India and Canada, two of the postwar world's most notorious international sermonizers, found themselves on either side of a moral morass last week. One, India, apparently eager to take offence, and the other, Canada, chastened and apologetic as only a country that believes its economic interests to be threatened can contrive to be. Let's be honest: If India had not liberalized its economy in 1991, if it were still exhibit No. 1 for the case that statism equals stagnation, this dispute would be relegated to diplomatic telegrams and the ethnic press.
Canada's immigration officers in New Delhi were refusing visas to former members of India's armed forces, security services and police, on the grounds that these organizations had been involved in human-rights abuses. The Canadian government apologized for casting aspersions on India's institutions. Immigration Minister Jason Kenney said visa officers have too much latitude.
If he was implying that Canada's immigration officials in New Delhi were making up policy as they went along and that as minister, he is somehow not accountable for their actions, he is dead wrong. Everything we know about Canada's bureaucracy suggests that the policy was in all likelihood just that - a decision made consciously by appropriate authorities for reasons they thought justified it. That Mr. Kenney may not have been aware of the policy is, under the doctrine of ministerial responsibility, irrelevant.
The minister said in a statement that Indian defence and security institutions "operate under the framework of democratic processes and the rule of law." Well … democratic framework, yes; rule of law, not so much. India has been exemplary among postcolonial nations in the systematic respect of its armed forces for the supremacy of democratically elected governments. This is one of the major reasons why India has been a successful state and Pakistan a perpetually failing one. But are India's forces of order subject to the rule of law?
The answer must be no. Police and border security forces routinely employ or threaten torture and detention without judicial review. In the best hypothesis, this is to compensate for the ineffectiveness of a chronically overburdened and often corrupt legal apparatus. Under a second hypothesis, these measures are necessary because a "foreign hand" (usually Pakistan) is fomenting subversion. Under a third hypothesis, equally credible, these abuses occur in the service of state political administrations for the purposes of financial predation or political hegemony. None of these are controversial claims, but conventional wisdom among fair-minded observers of India.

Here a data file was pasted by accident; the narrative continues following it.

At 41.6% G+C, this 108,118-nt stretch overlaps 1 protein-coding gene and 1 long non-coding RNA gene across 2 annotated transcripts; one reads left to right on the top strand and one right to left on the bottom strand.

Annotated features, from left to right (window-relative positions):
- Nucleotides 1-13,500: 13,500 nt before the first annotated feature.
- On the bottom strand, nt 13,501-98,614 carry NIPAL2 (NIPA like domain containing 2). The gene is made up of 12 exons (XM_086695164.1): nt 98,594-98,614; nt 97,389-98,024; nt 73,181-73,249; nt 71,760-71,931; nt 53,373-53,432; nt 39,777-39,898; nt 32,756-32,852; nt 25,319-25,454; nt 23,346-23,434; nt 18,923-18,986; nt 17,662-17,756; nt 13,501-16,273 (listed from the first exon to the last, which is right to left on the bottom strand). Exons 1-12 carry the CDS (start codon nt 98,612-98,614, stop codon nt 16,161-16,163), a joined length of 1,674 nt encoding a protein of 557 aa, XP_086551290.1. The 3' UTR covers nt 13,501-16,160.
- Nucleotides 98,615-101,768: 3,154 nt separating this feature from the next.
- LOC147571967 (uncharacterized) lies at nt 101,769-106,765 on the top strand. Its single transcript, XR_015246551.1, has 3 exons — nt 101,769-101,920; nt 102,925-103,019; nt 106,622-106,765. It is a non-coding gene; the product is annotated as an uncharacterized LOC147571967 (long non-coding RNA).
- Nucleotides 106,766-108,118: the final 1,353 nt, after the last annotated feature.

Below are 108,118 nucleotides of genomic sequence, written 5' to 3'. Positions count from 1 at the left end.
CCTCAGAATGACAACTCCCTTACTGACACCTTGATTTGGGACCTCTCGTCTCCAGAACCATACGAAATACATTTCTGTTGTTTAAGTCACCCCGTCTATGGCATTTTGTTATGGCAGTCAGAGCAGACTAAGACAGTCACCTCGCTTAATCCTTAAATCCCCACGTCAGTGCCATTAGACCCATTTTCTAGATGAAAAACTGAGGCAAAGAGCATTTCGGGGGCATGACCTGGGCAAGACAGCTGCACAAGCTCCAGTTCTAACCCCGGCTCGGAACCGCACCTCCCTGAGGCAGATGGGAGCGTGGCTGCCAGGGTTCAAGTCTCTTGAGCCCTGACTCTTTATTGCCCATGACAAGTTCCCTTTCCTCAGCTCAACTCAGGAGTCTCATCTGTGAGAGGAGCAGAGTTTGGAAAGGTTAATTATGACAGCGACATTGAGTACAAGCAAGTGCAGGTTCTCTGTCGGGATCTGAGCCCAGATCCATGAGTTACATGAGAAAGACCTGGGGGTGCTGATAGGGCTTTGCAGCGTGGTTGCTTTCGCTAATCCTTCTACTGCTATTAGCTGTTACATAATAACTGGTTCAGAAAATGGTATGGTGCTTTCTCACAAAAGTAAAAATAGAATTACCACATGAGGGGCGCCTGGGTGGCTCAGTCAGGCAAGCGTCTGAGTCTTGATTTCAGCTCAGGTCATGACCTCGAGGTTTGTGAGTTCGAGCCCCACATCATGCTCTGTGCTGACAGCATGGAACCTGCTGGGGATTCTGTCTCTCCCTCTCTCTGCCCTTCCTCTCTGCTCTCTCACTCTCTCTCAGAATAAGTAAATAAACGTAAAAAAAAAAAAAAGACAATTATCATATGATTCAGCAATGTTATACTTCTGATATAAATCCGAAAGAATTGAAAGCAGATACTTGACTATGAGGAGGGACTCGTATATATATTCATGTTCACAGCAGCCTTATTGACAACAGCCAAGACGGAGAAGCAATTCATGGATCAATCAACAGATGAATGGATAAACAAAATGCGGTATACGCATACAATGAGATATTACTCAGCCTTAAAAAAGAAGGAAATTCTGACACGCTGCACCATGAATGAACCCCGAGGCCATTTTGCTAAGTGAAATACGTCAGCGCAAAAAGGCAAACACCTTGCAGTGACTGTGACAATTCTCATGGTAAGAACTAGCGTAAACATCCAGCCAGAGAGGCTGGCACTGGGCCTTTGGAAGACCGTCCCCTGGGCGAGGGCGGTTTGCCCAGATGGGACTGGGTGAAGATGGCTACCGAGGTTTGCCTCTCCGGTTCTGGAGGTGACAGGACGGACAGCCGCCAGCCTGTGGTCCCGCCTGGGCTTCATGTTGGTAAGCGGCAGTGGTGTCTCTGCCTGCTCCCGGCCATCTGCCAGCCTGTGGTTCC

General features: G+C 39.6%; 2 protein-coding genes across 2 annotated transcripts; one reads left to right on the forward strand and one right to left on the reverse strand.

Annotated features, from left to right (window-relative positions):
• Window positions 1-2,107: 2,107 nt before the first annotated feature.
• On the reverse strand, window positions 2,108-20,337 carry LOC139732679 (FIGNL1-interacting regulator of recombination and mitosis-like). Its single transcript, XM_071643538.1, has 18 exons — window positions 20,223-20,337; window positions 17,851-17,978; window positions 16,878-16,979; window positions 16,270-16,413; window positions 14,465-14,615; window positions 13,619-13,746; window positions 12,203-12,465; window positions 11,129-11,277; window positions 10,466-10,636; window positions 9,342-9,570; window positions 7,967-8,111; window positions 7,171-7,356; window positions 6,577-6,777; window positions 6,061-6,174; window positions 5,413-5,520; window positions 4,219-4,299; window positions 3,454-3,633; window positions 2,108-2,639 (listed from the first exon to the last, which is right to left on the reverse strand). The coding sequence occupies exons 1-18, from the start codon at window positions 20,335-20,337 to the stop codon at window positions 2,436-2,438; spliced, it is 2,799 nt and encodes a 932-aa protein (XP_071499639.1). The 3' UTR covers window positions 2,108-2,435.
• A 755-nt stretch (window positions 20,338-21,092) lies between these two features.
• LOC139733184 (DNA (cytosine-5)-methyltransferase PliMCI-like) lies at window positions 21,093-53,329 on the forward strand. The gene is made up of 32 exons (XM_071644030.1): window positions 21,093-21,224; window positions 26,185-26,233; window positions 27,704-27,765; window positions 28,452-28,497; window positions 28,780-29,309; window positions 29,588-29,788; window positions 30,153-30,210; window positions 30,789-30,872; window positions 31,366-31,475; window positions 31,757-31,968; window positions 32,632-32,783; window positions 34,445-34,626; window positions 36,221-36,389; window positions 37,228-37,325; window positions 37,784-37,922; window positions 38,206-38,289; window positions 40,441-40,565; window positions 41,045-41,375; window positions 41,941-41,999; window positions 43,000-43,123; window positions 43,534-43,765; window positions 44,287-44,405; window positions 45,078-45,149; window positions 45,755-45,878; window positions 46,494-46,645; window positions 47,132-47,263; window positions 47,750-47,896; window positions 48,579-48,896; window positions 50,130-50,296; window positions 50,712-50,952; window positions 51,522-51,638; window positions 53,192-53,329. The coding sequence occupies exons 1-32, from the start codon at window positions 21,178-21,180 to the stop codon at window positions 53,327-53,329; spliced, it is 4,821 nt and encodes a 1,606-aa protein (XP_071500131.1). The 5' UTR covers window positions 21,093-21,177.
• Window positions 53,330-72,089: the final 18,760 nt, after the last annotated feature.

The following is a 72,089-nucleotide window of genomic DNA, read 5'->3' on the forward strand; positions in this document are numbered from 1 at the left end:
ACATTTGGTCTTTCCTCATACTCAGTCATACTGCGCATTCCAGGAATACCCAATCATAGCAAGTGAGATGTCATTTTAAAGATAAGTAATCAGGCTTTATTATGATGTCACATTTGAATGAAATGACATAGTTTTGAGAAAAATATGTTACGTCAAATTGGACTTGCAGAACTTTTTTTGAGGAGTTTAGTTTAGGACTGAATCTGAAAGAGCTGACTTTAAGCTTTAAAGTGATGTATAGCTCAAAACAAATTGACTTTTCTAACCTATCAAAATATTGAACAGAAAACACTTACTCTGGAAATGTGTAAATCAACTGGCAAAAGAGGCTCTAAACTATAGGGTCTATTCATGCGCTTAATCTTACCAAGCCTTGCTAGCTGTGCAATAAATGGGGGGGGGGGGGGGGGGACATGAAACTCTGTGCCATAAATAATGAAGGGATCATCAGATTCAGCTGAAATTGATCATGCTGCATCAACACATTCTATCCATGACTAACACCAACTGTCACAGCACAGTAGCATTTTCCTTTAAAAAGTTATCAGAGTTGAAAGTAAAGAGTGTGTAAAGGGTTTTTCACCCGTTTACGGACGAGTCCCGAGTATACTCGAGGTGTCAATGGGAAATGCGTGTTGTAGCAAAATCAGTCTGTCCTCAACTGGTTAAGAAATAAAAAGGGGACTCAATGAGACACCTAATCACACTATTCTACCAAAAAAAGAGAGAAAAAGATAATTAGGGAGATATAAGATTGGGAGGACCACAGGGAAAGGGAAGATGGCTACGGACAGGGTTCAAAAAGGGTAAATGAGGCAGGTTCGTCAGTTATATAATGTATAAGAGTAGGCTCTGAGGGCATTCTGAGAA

I have seen the fresh scars on the back of 13-year-old boy whose parents were fugitives from what they undoubtedly did not regard as "justice." He had been whipped by the police because he wouldn't - couldn't - tell them where his parents were. Security forces and police regularly stage "encounters" - in effect, ambushes in which they fire first upon people they have reason to believe are domestic terrorists. I have heard a former chief secretary (deputy minister) of a state police administration say it did not matter if innocent citizens got caught in the fire of security forces, as long as terrorists were hit.
While I was running a business in India, I was awoken one night with the news that a team of my employees was in jail. Local authorities in a distant region of the state had arrested my people, who were erecting a cellphone antenna, because we had not made the requisite contribution to what they called the police welfare fund. (Later, we had to deal with a demand from the Naxalite terrorists in that region who wanted protection money for not blowing up the same tower.)
India's armed forces have faced exceedingly difficult situations in the Punjab, the Northeast and Kashmir, not to mention Sri Lanka, and their record is not unblemished - but then neither is the British record in Northern Ireland, nor the Canadian record in Somalia or Afghanistan. Here we can see that the policy is not in error because of the falsity of the factual claims in question - these Indian agencies, specifically the police and the security forces, do engage in violations of human rights. The policy is in error because it makes literally millions of innocent Indians, those who served their country honestly and with integrity in those organizations, subject to a prohibition that lacks any foundation in their cases.
Mr. Kenney is right to assume his responsibility to alter the policy. He and his government are wrong to issue a blanket absolution to institutions with dirty hands, on no greater foundation than a panicky misinterpretation of Canada's economic interests.
Richard D. French is CN-Tellier Professor at the Graduate School of Public and International Affairs of the University of Ottawa. He spent four years in the Indian state of Andhra Pradesh as president of Tata Communications.